Home to a mascot that no one even knows what it means (Hoosiers?), it’s no surprise that Indiana’s a bit on the quirky side. From John Dillinger’s grave to a flamboyant rainbow bridge, let your curiosity get the best of you on a trip to Indy.
While the world’s largest ball of twine may be in Kansas, Indiana tries to one-up that with some truly bizarre and gigantic outdoor art (if you can even call it that). Here you’ll find the world’s largest ball of paint, a giant chair worthy of a photo stop, Mr. Bendo, the mascot of Ralph’s Muffler shop, a headless chicken (the result of a tragic tornado incident), and life-sized shoes, brains, and eye glasses. Just keep your eyes peeled when you’re driving the Indianapolis highway because you never know what gems you may stumble across - bigger is always better?
One of the oddest museums in the Midwest
The Indiana Medical History Museum is the former pathology museum of the state mental hospital and one of the oldest surviving pathology facilities in the country. Listed on the national registry of historic places, as if that wasn’t terrifying enough the autopsy room still contains all the gut-wrenching tools used pre-sanitation concerns.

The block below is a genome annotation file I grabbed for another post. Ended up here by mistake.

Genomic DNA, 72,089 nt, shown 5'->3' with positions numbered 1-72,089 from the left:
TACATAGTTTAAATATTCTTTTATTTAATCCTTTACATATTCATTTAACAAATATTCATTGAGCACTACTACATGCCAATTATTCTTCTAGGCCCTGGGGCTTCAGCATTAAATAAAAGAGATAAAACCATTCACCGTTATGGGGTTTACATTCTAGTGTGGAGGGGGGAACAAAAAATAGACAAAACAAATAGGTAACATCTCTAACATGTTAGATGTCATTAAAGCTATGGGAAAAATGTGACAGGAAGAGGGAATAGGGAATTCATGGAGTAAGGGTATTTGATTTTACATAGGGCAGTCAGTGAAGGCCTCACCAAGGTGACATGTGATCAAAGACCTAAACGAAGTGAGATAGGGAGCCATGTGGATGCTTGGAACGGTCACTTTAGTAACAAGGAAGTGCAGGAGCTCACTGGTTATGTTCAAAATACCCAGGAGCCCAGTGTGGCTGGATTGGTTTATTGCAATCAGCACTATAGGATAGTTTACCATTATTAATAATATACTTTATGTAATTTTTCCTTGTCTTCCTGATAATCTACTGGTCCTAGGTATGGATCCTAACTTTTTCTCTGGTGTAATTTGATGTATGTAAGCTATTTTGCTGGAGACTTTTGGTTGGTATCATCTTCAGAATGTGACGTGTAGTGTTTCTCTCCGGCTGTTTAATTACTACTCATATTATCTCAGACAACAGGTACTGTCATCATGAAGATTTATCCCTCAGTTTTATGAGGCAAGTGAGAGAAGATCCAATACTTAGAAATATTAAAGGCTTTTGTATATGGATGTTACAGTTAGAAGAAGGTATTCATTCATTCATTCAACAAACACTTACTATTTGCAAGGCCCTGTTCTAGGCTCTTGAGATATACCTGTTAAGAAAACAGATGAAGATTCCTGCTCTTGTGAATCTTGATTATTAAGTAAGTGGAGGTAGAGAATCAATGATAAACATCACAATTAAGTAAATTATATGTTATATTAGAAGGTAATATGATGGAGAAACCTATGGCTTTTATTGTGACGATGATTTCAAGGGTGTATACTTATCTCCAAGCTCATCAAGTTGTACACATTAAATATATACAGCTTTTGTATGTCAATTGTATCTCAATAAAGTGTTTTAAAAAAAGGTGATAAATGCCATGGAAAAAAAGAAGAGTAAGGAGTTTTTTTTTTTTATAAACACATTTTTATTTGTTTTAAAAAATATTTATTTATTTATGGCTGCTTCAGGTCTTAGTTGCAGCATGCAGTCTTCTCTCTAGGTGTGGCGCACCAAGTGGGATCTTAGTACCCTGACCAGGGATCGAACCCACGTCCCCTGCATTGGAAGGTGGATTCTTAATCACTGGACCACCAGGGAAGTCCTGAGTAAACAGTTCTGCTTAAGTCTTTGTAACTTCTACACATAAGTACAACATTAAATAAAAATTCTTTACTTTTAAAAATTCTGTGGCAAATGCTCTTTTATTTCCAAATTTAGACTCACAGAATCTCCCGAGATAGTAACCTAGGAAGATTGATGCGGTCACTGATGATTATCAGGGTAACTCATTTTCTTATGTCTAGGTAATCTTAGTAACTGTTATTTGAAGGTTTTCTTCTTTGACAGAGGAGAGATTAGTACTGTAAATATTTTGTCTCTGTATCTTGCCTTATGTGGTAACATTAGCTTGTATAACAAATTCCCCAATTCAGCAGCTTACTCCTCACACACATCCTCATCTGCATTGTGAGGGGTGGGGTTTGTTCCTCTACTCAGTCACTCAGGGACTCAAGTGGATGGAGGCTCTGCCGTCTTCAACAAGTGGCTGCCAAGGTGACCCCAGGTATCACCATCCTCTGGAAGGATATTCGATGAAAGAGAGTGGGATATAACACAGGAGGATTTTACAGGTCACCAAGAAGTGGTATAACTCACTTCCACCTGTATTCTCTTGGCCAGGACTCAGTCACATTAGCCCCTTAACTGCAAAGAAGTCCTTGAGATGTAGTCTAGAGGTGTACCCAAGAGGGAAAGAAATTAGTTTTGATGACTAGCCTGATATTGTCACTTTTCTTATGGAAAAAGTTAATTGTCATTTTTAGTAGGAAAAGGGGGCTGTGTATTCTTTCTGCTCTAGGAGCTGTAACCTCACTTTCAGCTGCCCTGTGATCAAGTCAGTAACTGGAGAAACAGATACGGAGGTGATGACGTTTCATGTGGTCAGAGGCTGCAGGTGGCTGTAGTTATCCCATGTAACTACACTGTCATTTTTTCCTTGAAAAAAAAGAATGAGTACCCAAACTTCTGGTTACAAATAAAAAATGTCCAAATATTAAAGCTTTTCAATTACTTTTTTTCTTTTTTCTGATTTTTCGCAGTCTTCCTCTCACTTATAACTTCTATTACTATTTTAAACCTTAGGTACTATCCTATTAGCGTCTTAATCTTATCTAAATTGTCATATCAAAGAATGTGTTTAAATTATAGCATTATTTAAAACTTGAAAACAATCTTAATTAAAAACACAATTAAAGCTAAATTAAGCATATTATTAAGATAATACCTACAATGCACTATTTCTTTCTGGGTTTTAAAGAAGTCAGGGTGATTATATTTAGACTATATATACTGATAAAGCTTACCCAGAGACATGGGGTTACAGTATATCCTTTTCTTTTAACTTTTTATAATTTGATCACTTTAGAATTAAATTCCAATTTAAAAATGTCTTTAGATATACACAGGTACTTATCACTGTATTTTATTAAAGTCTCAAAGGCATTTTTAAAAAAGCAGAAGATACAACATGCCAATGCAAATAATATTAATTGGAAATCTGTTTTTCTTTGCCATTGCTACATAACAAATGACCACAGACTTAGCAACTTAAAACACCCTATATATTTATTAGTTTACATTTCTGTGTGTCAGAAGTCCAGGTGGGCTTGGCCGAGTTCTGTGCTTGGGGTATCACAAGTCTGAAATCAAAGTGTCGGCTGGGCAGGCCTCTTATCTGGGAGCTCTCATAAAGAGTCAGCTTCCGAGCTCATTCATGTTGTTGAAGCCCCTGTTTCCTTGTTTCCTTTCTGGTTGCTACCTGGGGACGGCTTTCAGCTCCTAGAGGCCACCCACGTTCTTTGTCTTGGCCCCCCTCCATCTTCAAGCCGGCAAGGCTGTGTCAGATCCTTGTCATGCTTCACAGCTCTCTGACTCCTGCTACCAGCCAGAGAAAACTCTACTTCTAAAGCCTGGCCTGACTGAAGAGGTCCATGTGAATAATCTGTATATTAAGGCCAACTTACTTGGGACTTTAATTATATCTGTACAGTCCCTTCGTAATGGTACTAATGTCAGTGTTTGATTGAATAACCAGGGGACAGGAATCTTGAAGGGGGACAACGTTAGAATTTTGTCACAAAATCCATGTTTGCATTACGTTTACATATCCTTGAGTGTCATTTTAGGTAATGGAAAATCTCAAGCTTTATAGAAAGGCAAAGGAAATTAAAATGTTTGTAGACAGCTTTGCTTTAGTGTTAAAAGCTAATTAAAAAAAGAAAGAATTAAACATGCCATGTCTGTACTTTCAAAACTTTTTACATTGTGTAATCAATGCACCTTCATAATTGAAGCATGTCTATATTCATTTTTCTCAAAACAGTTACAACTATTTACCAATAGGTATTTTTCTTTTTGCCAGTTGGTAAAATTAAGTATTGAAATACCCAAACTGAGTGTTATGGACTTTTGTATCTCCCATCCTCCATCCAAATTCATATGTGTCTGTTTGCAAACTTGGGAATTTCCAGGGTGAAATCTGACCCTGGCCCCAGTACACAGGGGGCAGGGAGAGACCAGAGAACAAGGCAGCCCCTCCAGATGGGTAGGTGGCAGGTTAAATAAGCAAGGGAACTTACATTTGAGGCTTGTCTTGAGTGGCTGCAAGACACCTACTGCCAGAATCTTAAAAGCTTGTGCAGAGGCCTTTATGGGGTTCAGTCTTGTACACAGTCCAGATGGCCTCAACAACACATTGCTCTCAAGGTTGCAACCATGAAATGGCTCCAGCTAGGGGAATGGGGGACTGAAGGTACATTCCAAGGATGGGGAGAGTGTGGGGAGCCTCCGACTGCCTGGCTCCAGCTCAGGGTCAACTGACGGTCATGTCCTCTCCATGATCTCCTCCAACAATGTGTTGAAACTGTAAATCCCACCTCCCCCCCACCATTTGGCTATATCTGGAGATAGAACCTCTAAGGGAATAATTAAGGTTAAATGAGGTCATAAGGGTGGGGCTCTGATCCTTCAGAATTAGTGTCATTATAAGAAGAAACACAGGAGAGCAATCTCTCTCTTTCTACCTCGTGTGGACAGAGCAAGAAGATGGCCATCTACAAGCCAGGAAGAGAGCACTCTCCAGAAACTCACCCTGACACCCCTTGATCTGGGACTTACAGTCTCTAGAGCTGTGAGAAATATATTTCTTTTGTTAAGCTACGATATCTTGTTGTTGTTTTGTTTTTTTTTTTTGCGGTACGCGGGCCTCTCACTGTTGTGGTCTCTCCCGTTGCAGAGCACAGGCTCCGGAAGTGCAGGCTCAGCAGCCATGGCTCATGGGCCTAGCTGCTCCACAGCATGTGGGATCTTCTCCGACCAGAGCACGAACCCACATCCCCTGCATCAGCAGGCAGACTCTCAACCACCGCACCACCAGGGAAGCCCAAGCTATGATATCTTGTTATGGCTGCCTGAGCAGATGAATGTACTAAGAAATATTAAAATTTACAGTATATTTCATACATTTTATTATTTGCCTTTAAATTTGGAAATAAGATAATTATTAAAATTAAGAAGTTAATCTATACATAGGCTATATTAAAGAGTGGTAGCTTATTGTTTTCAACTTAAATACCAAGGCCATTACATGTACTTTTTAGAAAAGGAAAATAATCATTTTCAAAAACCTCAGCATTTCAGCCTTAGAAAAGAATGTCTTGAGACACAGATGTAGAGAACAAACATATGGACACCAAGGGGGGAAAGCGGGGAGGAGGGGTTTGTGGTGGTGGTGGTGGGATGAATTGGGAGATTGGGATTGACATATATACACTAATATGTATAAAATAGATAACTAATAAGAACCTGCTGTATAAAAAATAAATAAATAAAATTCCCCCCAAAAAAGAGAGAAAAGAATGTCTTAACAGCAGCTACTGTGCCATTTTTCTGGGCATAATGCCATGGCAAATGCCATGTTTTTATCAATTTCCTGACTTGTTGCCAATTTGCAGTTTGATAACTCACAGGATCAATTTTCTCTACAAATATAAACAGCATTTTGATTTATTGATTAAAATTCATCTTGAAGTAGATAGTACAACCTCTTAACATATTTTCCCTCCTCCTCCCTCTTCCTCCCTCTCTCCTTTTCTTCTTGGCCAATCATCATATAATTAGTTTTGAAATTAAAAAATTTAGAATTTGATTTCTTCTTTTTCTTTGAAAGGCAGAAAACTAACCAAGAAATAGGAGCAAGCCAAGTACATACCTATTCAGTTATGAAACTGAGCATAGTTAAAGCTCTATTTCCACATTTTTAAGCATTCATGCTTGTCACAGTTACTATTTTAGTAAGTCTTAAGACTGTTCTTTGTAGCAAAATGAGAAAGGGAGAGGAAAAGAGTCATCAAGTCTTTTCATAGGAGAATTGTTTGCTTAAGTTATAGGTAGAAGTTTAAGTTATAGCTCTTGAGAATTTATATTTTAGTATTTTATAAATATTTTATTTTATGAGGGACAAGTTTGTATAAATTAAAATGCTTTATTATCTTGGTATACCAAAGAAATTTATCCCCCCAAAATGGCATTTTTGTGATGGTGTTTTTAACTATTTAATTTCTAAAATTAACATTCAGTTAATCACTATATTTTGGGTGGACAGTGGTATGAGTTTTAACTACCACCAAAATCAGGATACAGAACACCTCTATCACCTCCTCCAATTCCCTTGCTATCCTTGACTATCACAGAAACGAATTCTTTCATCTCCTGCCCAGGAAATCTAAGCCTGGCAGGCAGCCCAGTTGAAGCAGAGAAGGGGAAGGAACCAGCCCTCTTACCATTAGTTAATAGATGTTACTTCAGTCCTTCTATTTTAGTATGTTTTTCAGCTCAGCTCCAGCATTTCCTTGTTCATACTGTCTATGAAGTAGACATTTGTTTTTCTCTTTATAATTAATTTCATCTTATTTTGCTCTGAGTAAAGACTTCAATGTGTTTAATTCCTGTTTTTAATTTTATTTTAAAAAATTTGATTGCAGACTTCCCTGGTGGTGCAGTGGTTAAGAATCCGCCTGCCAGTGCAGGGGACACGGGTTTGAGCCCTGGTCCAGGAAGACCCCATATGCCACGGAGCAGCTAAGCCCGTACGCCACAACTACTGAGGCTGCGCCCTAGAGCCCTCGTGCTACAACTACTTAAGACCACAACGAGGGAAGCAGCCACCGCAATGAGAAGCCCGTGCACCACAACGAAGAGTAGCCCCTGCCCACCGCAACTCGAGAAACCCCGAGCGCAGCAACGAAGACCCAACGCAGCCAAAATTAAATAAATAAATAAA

NYC Skyscraper Ruins, Preserved as Classic Indiana Art
It’s a mystery how Indianapolis’ Holiday Park’s celebrated sculptures came to be immortalized as classic Greek or Roman art, when in a past life they were just the remains of a demolished Manhattan skyscraper. Collectively known as The Races of Man, the four pillars used to support the weight of the NYC building, whereas now, they’re the stars of the show, artfully preserved and surrounded by fountains and reflecting pools.
A tree that was taken to the Moon and back
On the front lawn of the Indiana Statehouse, you’ll see a breathtaking display of arboretums, flora and fauna. One sycamore in particular, should catch your eye. One of 500 seeds that was taken to the moon and planted in 1976 to monitor how an otherworldly orbit effects growth, it is just one of a few from the mission that’s still standing, with three others planted throughout Indiana.